7 thoughts on “SUBSCRIBE

  • April 11, 2017 at 1:27 pm

    I just want to say thank you for putting some of these regulations in layman’s terms for us (the public) to easily understand. this blog has helped myself and the owner of our company more confident in our practices.

  • September 14, 2017 at 10:14 am

    This is our situation: My brother and I have a trucking company (Company A) with three trucks, GCWR 80,000#. Obviously this company has a DOT#, IFTA, logbooks, etc. We also have a contracting company (Company B) that just purchased a gooseneck trailer with a GVWR of 18,000. This company has no DOT#, nothing. I plan to pull this trailer with my PERSONAL vehicle (11,500 GVWR on the door, 12,000 GVWR/26,000 GCWR on the registration which I will increase to 30,000).

    We have four options. 1) Title the trailer in my personal name and lease or trip lease the rig to Company B. 2) Title the trailer in my personal name, haul freight personally and expose myself to liability and a DOT compliance nightmare 3) Title the trailer in Company A, lease or trip-lease my PERSONAL truck to Company A, use Company A’s DOT# etc. to haul freight for Company B. 4) Title it in Company B, lease or trip lease my PERSONAL truck to Company B, and thus open a fresh can of compliance worms for Company B: DOT#, IFTA, logs, training, drug testing, etc.

    My questions: 1) Which option would be the safest/cleanest/most compliant, or does it even matter? 2) Would signage (magnetic) displaying the lessee name and DOT# and keeping the lease in my truck be required and compliant enough? 3) Is there any reason I can NOT run this combination intrastate or interstate with my PERSONALLY registered vehicle? 4) Would I need to display IFTA stickers on my magnetic signs? 5) Can I use paper logs? My pickup is a 2013 6) Does it ever get easy?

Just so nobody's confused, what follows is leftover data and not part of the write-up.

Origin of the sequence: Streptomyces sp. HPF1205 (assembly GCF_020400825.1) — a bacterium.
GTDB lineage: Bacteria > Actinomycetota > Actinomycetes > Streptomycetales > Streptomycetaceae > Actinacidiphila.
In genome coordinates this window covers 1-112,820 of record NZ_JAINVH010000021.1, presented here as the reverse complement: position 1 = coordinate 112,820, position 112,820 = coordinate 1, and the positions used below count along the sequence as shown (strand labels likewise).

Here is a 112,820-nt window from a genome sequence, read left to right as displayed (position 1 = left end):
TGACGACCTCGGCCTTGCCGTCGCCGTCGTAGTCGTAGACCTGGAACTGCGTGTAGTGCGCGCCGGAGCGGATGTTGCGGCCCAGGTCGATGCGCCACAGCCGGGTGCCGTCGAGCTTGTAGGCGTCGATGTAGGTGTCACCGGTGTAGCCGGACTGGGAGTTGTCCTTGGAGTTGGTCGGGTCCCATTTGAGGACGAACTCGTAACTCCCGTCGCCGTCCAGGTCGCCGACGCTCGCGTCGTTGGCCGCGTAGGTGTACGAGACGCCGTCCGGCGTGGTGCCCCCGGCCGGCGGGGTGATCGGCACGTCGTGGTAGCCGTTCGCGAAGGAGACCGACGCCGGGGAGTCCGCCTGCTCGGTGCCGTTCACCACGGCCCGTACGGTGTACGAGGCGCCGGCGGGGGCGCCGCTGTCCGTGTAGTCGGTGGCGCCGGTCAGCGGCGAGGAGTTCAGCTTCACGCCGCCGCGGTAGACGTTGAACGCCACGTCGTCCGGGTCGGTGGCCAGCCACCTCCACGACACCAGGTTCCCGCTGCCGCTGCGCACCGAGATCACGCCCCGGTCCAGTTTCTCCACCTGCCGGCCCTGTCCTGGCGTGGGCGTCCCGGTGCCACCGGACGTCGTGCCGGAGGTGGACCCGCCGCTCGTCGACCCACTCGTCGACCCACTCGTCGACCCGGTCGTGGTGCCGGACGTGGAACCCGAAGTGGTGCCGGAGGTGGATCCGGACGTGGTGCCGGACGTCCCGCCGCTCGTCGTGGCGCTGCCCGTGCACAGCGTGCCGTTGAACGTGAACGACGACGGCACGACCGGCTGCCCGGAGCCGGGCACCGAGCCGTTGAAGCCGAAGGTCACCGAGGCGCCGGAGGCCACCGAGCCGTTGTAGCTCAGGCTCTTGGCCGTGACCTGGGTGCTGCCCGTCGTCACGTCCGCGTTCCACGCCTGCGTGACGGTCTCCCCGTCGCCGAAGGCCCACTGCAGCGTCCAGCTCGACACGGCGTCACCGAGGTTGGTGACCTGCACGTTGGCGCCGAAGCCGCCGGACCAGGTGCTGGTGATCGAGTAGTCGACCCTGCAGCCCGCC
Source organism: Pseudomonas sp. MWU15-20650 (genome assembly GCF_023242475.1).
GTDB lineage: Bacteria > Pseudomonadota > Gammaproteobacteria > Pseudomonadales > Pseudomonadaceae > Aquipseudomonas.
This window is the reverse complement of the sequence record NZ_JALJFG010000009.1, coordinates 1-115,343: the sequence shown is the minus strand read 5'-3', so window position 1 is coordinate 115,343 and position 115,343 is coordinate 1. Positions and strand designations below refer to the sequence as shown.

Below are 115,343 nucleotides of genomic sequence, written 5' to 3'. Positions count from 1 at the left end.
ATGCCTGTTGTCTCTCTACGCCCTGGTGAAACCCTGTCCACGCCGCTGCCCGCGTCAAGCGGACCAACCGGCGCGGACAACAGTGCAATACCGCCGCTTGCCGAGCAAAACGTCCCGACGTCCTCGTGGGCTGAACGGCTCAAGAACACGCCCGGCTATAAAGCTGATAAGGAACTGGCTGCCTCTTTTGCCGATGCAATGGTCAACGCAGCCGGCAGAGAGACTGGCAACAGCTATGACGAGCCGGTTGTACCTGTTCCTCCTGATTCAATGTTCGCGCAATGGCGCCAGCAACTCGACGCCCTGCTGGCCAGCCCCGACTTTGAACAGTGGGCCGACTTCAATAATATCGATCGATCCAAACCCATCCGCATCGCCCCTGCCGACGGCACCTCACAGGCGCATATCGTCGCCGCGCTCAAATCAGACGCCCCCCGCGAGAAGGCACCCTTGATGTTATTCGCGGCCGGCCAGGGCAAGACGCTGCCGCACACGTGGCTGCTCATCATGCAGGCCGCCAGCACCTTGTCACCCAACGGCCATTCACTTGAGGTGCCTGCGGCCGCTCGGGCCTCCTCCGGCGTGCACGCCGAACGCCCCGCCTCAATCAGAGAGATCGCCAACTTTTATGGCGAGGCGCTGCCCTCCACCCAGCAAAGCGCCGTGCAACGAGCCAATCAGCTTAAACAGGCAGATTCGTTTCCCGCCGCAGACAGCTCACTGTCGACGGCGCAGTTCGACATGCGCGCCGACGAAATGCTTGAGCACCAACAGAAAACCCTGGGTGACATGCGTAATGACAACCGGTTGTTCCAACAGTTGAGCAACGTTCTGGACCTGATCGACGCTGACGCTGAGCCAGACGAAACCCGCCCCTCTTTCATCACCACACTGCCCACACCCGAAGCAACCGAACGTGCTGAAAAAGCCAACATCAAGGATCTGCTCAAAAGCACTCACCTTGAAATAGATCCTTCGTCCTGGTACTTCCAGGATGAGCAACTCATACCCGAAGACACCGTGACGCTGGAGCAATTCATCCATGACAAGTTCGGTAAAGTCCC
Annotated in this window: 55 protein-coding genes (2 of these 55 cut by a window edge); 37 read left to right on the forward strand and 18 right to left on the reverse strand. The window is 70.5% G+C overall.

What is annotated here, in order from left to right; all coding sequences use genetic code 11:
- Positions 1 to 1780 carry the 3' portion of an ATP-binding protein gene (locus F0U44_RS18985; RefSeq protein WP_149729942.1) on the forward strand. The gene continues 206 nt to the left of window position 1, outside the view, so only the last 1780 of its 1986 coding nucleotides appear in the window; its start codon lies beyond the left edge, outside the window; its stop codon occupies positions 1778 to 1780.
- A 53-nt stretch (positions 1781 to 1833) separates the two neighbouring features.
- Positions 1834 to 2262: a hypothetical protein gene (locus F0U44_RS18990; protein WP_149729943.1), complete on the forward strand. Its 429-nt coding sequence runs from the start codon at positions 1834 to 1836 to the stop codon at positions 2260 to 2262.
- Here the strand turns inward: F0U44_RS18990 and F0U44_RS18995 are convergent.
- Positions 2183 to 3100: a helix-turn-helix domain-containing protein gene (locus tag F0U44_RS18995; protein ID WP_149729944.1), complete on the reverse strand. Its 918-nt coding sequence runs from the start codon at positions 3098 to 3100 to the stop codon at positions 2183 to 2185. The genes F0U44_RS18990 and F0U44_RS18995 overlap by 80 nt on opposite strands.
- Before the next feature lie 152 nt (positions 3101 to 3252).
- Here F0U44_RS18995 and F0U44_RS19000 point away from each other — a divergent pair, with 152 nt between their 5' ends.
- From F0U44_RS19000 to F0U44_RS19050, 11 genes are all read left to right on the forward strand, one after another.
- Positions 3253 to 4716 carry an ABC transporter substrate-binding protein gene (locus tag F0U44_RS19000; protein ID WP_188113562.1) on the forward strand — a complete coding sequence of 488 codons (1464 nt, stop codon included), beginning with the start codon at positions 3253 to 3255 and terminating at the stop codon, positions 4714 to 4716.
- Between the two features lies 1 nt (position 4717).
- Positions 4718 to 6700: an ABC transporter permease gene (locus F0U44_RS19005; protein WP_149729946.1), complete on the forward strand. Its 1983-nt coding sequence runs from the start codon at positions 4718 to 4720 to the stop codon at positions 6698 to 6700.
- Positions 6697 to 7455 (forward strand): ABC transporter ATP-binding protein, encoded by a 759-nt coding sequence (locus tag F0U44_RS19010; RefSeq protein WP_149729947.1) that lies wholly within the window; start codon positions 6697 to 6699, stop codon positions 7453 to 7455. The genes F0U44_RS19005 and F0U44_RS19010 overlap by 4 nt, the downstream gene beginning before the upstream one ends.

Lastly, what do you charge for your services? We are interested if we can afford you. We are about 1.5 hours south of Birdsboro.
    Thank you!

    Craig Peterson
    All America Services

  • October 16, 2017 at 10:11 am

    Craig: I apologize for my tardy reply. If you are still interested, feel free to call me, and we can discuss your situation, no charge. (610) 582-4356. One thing I noticed from skimming your scenario: if you use your personal truck for a business purpose, it is subject to the DOT rules, whether you own it, or the business owns it.

  • January 28, 2018 at 7:08 pm

    I have a 3/4 ton pickup and 7000gvw car trailer for my own personal use. I was stopped and told it was illegal for me to pull without a dot number. I have used it to haul furniture at no charge for family members, to haul a haul a vehicle for a friend who was in the army. Or to haul just stuff for my use. I was given the stuff out of a garage just to haul it away. Some of the stuff was later sold at a yard sale. Do I need a number or am I exempt. I have own the trailer for 15 years. How can I show if exempt so I am not fined or cause problems with the officer.

  • March 29, 2018 at 8:26 am

    If you cross state lines, the rules apply at 10,001 lbs. Gross Vehicle Weight Rating for both vehicles. The rules say ‘interstate commerce’. Based strictly on what you posted, the rules would not apply, as none of what you described is for a business purpose. However, the government draws the definition of commerce broadly. Are you using the car trailer to pick up an old muscle car, which you plan on restoring, and then selling? That would be commerce. Sorry for the late reply.

  • April 6, 2021 at 8:30 pm

    I am a CDL Class A driver for the company I work for but do not primarily drive for our company. I transport the crane when moving to new job sites and drive it back to our office when the job is finished. How often do I need to fill out our log book. Do I need to fill it out everyday even when crane is just sitting?

  • April 8, 2021 at 9:35 pm

    You would need a logbook on the days you move the crane. I am assuming you do not drive the crane from the office, and then return it to the office on the same day? At any rate, if you move it less than 9 days a month, you can use a paper log. On the days you do not drive, you can keep your time on a time sheet, capturing the time you start, the time you finish, and the total number of hours you worked that day.

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